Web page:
When I Googled “Georgia” the first links to come up were for peach festivals and gambling in Atlanta. But I was going to the Republic of Georgia, not the state, and a lot farther away.
Russia, the Ukraine, Chechnya, Azerbaijan, and Turkey border Georgia—and they’re all political hot spots. With Russia threatening Georgia again, having already launched a large-scale land, air and sea invasion of Georgia in 2008, we felt, as Americans, we’d better get our asses over there before it became off-limits. As it is, a part of Georgia—South Ossetia, also known as the Tskhinvali Region—is a partially-recognized state in the Caucasus. The Lonely Planet guide states this region “has a reputation for lawlessness” and warns “avoid taking transport in the area with no other passengers.” Adventure is appealing but getting kidnapped, robbed, or worse—is not on my bucket list.
How did Georgia get to be on our travel radar, despite these issues? Four years ago, Jordan and I were wandering around Albania—another country with a sketchy background and nary a tourist in sight. In the lobby of a gangster-funded hotel in a small rocky beach town on the Ionian coast, our eyes locked with those of another couple across the empty room. All of us were shocked—foreigners! English-speaking, perhaps? We gravitated toward each other and started yakking up a storm. They were as starved for stimulating conversation as we were. She was from Kosovo and worked for the United Nations and he was German secret police. Actually, not so secret, it turned out, as he told amazing tales of dangerous derring-do all around the Balkans and Caucasus (that’s how we knew it was a gangster-funded hotel).
We sat down to breakfast, chugging espressos and sharing stories. The German, with startling blue eyes and a travel enthusiasm that was on par with ours, said, “If you like Albania, you will love Georgia!” His recommendation stuck in our heads like a burr in a sock.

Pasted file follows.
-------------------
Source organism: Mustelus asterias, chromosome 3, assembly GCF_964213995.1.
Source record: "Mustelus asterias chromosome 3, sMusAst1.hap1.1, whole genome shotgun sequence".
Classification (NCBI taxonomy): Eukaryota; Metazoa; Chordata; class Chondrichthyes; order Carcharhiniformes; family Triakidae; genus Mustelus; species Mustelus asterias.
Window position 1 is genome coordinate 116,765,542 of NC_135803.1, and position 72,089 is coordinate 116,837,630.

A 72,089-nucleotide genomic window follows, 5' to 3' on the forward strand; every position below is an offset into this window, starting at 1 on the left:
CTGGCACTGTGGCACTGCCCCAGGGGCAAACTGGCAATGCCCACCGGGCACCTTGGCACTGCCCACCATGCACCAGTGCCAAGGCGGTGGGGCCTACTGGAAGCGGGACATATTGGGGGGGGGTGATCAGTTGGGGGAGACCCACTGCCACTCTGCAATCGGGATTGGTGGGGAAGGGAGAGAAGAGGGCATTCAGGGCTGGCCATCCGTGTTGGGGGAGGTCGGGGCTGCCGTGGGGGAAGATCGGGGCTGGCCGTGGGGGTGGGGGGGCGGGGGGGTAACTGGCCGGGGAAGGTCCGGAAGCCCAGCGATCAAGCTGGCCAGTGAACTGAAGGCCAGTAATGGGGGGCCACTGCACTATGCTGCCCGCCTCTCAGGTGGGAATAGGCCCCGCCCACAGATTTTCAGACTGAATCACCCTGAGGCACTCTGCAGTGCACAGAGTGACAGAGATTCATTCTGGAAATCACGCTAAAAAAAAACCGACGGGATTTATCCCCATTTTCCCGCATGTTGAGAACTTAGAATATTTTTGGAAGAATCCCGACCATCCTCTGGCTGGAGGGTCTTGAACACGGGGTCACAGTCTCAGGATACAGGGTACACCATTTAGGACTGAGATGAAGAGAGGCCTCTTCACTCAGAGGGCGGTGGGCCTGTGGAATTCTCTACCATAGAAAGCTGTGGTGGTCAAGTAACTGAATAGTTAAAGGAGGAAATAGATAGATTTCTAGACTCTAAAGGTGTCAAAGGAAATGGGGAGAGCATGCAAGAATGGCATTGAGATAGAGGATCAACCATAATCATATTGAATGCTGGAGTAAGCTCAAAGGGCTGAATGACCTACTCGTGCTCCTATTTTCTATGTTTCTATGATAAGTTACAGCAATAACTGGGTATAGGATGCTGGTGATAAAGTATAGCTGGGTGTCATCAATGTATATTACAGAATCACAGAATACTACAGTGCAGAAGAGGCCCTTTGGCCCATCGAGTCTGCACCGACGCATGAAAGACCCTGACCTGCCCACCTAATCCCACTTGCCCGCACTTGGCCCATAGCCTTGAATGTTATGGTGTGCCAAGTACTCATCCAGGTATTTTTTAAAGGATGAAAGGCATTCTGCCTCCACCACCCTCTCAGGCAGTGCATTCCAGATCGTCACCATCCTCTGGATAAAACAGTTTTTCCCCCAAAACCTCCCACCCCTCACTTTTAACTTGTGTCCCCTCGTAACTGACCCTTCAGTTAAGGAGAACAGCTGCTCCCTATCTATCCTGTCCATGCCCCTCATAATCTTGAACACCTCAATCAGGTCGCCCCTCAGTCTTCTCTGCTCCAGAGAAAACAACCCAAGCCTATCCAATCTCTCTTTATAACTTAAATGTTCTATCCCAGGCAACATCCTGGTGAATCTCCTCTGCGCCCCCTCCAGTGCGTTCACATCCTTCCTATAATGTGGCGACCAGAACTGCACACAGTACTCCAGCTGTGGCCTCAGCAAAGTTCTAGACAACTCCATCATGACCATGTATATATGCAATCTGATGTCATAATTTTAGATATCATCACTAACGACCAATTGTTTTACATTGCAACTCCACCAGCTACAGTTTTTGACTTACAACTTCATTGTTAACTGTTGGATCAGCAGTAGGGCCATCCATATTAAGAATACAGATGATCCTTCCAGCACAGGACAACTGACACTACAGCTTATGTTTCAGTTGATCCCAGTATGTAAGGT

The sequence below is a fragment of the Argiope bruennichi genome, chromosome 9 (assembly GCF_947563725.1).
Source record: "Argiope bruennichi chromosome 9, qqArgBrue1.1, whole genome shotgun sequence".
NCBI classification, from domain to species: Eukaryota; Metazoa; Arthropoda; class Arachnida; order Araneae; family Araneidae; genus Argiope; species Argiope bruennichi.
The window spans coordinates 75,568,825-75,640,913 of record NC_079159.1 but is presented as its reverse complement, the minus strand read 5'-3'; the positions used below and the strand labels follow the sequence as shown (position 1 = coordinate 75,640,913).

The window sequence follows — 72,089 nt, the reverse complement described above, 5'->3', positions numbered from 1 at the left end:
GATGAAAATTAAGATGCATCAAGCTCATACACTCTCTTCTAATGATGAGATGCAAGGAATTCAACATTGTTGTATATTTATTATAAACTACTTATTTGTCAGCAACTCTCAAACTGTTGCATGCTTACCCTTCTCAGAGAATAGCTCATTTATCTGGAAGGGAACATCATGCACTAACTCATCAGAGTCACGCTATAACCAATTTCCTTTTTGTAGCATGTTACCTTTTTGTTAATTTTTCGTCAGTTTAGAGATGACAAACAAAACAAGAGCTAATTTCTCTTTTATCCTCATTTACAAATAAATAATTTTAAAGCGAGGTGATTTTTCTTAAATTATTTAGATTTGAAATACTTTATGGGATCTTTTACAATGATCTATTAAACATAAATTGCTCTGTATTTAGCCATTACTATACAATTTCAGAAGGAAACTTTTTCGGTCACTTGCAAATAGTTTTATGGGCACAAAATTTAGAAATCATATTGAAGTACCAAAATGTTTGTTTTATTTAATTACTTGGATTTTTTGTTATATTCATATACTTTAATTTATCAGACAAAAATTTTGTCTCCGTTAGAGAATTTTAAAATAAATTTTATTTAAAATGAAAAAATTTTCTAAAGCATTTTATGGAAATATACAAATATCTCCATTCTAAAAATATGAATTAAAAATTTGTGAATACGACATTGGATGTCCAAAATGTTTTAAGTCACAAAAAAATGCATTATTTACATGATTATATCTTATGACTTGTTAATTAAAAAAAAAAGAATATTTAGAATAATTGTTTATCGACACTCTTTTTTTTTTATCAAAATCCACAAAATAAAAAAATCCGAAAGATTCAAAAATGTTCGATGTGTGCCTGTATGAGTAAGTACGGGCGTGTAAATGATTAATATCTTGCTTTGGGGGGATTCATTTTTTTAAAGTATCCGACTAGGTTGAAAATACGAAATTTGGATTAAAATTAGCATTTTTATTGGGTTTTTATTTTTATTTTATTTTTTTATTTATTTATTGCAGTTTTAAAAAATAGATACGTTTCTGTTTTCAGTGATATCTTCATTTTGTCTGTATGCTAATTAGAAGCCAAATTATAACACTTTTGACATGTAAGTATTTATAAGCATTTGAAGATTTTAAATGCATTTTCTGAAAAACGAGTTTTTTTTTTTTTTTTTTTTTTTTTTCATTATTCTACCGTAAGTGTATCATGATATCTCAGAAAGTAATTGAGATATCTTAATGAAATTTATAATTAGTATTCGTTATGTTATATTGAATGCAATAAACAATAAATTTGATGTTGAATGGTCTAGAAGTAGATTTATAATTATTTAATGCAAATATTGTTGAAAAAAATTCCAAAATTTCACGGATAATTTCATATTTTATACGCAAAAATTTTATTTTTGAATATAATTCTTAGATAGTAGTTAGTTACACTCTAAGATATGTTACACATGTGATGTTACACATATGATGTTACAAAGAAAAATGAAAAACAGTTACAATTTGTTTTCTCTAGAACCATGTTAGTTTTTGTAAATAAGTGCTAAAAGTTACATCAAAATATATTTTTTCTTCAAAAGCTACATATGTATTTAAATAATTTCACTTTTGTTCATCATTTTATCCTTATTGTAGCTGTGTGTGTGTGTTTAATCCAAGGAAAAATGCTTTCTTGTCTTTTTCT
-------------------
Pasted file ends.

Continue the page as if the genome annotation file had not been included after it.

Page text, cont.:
Now we’re on a Lufthansa flight to Tbilisi—the capital of the Republic of Georgia—for some long-awaited vagabonding. Ever on the lookout for obscure destinations, we expanded our itinerary to include Armenia and Nagorno-Karabakh, which are close by.
Most Americans who travel to these places—and there aren’t many—go on an expensive tour. Fortunately my partner and I have the same inclination as each other: spend less and travel for a longer time. Avoid tourists if possible. Use public transport. Stay in inexpensive hostels and guesthouses. But how to plan it? Nobody we knew had done this.
The Lonely Planet Guidebook for Georgia & Armenia was very helpful, especially in detailing how to get around on public transport. We shall be traveling in marshrutkas—public mini-vans that travel all over these countries and are super-cheap.
Because I don’t want to spend a day wandering around a mountain village looking for a comfortable place to stay after riding in a van, bus or train for 3-9 hours, I booked guesthouses on Airbnb and hunted down lodging leads and reviews through Trip Advisor.
My criteria were:
- How quickly does the host respond, and are they friendly and informative?
- Do they communicate in English (the responses in broken English are adorable. I will quote some below). Russian is the 2nd language in these countries and one I don’t speak, though I’ve been studying it a tad to enhance my hand gestures and use of eyebrows and primitive sketches to communicate all manner of messages or questions.
- Are there reviews from past guests? These are very helpful and can include information about rooms, quality of meals served, cleanliness… etc.
- What is the price? Our budget is $15-$30 a night for two people for a private room and usually a shared bath, though the full apartments in the cities of Yerevan and Tibilisi have giant Jacuzzi tubs, washing machines, balconies, and cost $35 night.